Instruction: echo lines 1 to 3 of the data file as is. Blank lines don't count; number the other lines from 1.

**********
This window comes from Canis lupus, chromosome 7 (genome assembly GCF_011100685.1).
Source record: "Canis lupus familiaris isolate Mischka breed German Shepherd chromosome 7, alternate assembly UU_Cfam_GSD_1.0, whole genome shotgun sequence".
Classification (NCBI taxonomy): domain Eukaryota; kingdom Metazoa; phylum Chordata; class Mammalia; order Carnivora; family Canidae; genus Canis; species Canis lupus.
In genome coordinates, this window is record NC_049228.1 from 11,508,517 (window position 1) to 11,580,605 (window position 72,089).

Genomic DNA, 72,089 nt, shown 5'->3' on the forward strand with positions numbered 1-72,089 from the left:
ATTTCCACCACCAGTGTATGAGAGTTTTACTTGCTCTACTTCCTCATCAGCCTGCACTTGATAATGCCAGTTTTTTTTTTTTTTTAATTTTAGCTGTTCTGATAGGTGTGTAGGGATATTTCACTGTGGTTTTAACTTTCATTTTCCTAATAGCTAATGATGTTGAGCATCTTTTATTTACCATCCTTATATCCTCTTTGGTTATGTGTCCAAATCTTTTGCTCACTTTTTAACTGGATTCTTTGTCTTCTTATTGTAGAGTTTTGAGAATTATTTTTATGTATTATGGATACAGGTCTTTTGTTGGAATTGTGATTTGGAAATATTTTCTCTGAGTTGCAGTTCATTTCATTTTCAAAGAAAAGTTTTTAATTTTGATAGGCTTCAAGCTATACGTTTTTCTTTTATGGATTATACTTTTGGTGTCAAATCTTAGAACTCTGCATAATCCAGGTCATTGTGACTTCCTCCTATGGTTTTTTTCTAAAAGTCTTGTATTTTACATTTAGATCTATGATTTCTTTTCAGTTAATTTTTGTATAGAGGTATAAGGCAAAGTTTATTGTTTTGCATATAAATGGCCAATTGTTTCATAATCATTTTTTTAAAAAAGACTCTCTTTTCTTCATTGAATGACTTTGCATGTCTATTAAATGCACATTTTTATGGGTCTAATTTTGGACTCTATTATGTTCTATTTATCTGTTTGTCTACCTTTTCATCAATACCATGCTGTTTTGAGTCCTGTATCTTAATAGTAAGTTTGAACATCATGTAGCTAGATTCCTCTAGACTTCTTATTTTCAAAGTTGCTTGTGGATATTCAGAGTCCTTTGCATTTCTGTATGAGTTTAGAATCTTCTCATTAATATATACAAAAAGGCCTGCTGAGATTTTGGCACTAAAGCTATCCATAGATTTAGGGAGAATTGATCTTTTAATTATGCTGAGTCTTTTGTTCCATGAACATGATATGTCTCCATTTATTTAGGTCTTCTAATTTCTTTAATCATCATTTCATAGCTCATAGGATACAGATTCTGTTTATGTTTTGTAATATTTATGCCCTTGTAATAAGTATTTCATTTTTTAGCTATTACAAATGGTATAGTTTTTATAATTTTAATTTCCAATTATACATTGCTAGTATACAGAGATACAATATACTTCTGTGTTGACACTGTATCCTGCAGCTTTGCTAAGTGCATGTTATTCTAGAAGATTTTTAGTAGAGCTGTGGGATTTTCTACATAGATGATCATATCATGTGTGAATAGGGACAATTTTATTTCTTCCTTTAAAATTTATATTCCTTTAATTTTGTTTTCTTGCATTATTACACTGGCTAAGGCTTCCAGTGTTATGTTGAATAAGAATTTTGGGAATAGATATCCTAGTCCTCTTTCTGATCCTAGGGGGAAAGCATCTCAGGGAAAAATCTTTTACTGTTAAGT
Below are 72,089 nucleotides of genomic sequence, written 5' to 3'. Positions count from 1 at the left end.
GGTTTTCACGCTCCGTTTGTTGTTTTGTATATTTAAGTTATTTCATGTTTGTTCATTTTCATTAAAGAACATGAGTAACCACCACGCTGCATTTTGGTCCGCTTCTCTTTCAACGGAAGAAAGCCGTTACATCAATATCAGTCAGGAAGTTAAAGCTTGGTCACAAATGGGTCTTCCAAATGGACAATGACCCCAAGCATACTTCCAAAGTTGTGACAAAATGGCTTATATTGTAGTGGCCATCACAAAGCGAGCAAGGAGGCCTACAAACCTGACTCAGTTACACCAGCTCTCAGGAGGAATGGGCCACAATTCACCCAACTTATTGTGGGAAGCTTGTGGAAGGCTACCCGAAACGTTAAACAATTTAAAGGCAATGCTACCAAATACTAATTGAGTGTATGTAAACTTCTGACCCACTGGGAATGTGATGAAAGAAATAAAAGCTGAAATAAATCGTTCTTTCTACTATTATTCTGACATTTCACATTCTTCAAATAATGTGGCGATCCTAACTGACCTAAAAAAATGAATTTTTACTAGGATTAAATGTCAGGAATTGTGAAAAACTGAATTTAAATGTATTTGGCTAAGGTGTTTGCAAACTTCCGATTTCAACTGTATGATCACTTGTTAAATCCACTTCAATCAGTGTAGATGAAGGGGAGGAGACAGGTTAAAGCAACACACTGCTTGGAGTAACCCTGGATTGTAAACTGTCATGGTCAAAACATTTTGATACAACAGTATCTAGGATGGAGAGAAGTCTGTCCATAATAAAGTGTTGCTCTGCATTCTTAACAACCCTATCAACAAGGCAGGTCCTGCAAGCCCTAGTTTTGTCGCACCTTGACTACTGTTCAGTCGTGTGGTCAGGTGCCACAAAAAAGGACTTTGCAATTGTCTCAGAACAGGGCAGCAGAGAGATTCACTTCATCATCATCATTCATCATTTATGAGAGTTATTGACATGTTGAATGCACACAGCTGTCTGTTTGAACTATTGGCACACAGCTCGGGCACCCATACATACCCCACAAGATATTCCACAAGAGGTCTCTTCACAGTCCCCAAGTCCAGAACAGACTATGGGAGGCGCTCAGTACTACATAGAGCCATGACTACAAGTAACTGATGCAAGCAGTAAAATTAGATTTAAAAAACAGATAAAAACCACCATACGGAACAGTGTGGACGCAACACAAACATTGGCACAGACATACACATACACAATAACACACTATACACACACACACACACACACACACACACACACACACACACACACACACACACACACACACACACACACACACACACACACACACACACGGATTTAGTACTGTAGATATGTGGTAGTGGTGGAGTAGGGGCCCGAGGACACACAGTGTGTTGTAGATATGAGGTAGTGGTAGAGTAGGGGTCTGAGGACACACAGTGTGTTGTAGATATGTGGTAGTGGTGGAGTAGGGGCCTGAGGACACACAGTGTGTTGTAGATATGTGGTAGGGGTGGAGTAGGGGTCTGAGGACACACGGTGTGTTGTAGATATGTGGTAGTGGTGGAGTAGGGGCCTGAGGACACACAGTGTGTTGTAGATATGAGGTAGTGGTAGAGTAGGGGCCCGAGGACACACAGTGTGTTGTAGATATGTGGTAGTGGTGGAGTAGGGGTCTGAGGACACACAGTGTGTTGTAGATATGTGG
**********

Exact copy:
This window comes from Canis lupus, chromosome 7 (genome assembly GCF_011100685.1).
Source record: "Canis lupus familiaris isolate Mischka breed German Shepherd chromosome 7, alternate assembly UU_Cfam_GSD_1.0, whole genome shotgun sequence".
Classification (NCBI taxonomy): domain Eukaryota; kingdom Metazoa; phylum Chordata; class Mammalia; order Carnivora; family Canidae; genus Canis; species Canis lupus.